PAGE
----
By Jeff Berti
Since most birds fly south for the winter, you may be wondering why there’s a hawk sitting on many of the local fence posts and power line poles. The fact is, many hawks (and other “birds of prey”) also fly south. However, birds that begin their migrations in the northern U.S. and Canada often discover that Missouri is far enough south to suit their needs.
The influx of these migrating raptors certainly makes them more visible in the winter. When you add the migrants to the ones that live here year-round, it creates a tremendous population of hawks.
Compared to the warmer months, the winter population of hawks is much higher in Missouri. A long spell of very severe weather can “push” many migratory hawks farther south, but they are content to stay here most of the winter.
Red-tailed hawks are the most common birds of prey in Missouri (year-round). “Red-tails” are distinguished by their broad wings, large size and distinctive fan-shaped tails. Birds which are less than two-years-old do not exhibit the familiar rusty-red tail, so these “juvenile” birds are harder to identify.
Other key characteristics include vivid white breast feathers, which are underscored by a dark band at the base of the chest. Red-tails are commonly observed in “open” country and their prey includes rabbits, mice and rats.
Another common bird of prey in Missouri is even more distinctive. At just eight inches tall, the American kestrel (also known as the sparrow hawk) is North America’s smallest raptor The slender, pointed wings identify this bird as a falcon. Male kestrels have striking colors of blue-grey and rust, which contrast with patches of white.
Kestrels are so small that many Missourians fail to recognize them as birds of prey. They’re commonly seen perched along roads and are easily identified by their habit of “hovering” for prey. By fluttering their wings, these birds can maintain their position in the air (like a helicopter), in an effort to locate prey. Mice comprise much of the diet, along with large insects (during the warmer months).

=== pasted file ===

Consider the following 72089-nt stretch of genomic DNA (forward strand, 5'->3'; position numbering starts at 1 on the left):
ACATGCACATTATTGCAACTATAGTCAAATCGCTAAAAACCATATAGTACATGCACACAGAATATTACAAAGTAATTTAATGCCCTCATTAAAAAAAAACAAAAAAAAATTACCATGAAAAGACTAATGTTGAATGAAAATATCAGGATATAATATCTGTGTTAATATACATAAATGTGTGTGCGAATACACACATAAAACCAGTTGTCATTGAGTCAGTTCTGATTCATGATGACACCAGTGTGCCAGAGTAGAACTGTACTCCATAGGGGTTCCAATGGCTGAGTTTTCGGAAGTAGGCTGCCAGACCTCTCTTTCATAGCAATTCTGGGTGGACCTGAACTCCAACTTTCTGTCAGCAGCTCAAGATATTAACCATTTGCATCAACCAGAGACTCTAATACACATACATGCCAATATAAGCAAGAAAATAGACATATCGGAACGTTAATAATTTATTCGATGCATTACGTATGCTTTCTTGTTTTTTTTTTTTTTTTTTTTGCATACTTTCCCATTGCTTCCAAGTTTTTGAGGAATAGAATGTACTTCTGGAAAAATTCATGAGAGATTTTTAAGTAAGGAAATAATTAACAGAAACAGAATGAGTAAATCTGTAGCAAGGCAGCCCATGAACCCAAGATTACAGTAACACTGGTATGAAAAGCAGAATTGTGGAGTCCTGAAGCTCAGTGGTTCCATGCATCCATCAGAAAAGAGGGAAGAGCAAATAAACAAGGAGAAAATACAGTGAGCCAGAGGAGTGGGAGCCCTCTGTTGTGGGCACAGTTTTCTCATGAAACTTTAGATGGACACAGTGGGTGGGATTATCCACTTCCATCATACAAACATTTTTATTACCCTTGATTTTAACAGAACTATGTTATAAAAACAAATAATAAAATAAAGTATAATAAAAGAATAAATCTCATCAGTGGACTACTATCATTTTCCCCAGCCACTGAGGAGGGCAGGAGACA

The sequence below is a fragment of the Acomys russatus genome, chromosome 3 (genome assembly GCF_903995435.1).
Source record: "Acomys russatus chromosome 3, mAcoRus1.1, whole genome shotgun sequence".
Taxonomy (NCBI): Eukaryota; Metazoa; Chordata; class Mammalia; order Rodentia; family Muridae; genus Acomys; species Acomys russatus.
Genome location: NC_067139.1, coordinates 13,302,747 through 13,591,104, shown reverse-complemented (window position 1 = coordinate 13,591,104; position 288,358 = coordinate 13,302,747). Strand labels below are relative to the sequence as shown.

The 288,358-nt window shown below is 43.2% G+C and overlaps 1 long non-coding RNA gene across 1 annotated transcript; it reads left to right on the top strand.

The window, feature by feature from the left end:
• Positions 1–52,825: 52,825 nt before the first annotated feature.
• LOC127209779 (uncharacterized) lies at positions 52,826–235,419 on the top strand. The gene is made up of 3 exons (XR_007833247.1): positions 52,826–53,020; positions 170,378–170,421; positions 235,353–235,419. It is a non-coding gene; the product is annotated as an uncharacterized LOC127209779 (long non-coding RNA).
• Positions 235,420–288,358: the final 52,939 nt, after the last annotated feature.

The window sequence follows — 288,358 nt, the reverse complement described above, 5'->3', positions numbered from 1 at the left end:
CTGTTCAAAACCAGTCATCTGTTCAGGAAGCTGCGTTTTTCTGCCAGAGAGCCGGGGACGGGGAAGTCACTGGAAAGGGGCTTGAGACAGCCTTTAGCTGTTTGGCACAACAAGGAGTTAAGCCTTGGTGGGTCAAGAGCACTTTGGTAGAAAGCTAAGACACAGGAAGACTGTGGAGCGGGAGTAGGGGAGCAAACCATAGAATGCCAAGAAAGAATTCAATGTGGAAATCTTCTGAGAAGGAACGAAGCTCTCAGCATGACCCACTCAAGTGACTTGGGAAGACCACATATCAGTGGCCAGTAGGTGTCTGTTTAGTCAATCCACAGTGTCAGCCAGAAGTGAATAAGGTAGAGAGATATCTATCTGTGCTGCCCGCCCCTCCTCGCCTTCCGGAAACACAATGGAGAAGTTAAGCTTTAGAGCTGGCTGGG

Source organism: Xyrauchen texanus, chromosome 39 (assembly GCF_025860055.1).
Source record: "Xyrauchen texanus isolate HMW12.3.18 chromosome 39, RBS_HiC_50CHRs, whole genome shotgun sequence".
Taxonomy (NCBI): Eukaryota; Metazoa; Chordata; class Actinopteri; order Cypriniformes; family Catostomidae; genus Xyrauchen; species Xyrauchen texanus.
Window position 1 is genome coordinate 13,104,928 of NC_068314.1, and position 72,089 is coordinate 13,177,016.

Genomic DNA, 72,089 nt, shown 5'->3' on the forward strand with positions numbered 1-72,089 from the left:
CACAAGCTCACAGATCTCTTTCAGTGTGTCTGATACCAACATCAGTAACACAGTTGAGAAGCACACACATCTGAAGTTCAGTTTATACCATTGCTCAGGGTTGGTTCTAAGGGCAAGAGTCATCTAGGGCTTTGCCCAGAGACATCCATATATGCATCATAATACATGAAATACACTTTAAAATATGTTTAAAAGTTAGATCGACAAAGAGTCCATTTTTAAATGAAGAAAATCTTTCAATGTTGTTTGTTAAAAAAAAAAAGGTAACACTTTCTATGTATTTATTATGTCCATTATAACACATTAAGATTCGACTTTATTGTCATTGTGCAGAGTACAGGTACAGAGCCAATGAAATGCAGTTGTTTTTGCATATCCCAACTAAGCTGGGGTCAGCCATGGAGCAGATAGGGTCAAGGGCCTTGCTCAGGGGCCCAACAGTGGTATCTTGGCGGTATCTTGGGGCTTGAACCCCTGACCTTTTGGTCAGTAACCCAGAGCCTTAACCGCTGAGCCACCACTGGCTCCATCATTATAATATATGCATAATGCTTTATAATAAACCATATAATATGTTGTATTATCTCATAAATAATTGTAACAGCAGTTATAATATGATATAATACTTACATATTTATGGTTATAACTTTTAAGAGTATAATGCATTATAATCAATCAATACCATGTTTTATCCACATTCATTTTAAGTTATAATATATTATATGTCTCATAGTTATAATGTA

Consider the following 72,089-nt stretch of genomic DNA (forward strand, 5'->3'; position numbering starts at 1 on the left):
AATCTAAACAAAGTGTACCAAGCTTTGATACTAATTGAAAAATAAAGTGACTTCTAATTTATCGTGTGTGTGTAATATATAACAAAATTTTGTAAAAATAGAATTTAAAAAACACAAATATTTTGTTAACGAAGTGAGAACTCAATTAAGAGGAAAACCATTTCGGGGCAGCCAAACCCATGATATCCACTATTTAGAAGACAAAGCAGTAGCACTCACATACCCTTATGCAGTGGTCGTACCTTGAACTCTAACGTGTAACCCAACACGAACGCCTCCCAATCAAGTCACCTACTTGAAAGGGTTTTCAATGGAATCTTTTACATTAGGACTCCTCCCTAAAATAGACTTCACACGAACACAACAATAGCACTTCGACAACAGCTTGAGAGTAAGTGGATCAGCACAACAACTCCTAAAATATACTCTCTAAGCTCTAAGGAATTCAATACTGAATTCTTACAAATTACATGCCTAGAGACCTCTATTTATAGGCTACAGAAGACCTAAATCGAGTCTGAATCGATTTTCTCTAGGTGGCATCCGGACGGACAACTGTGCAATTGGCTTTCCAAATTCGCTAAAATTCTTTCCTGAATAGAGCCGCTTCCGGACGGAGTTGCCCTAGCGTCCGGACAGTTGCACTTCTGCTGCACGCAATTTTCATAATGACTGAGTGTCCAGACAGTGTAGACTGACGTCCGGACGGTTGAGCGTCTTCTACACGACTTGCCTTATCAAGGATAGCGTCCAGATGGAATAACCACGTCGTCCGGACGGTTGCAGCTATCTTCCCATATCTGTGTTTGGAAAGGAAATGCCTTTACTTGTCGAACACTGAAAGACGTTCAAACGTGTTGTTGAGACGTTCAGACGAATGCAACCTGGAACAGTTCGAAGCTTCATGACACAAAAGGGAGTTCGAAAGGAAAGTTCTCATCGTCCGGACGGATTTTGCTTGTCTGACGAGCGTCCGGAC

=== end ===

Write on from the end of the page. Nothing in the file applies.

Another species commonly seen during Missouri winters is the northern harrier (also known as the marsh hawk). These birds are smaller than red-tail hawks, with slender bodies that resemble sea gulls.
Northern harriers share a habit with the owls; they locate their prey by “sound”, rather than “sight.” They’re often seen swooping low over the ground, so the distinctive white patch (at the base of the tail) is very easy to spot. Male harriers are slate grey, while the females and juveniles are brownish. And like the red-tail hawk, harriers are more apt to be found in open areas.
In contrast, the Cooper’s and sharp-shinned hawks are creatures of the forest. These medium sized hawks have short wings and long tails, which allow quick maneuvers among the trees.
These two species are very difficult to tell apart. However, Cooper’s hawks tend to be larger, with their tails rounded at the end (rather than “square”). Both species are sometimes referred to as “blue backs” because of their slate-grey color. Their small size and the “crossbars” on the tails distinguish these from the other hawks commonly seen in Missouri.
Cooper’s and sharp-shinned hawks prey primarily on smaller birds. In fact, backyard bird feeders are virtual “smorgasbords” for these graceful raptors. Every year, MDC receives complaints from homeowners, who are upset after watching a hawk dart in to catch a wintering songbird.
In reality, predatory behavior by hawks is just a natural part of the cycle of life. Yes, hawks have to eat too, and they perform a valuable service by “culling” animals that are poorly equipped to survive (because of age, injury, poor nutrition, etc.).
Hawks represent the “day shift,” while the nocturnal owls don’t “clock in” until just before dark. It’s interesting how these two groups of similar predators (with similar diets) are able to coexist.
In summary, now is an excellent time to learn about the hawks that winter here in Missouri. Birds are currently sharing the local landscape with our “resident” populations, so there’s no better time to observe these fascinating predators!
By Jeff Berti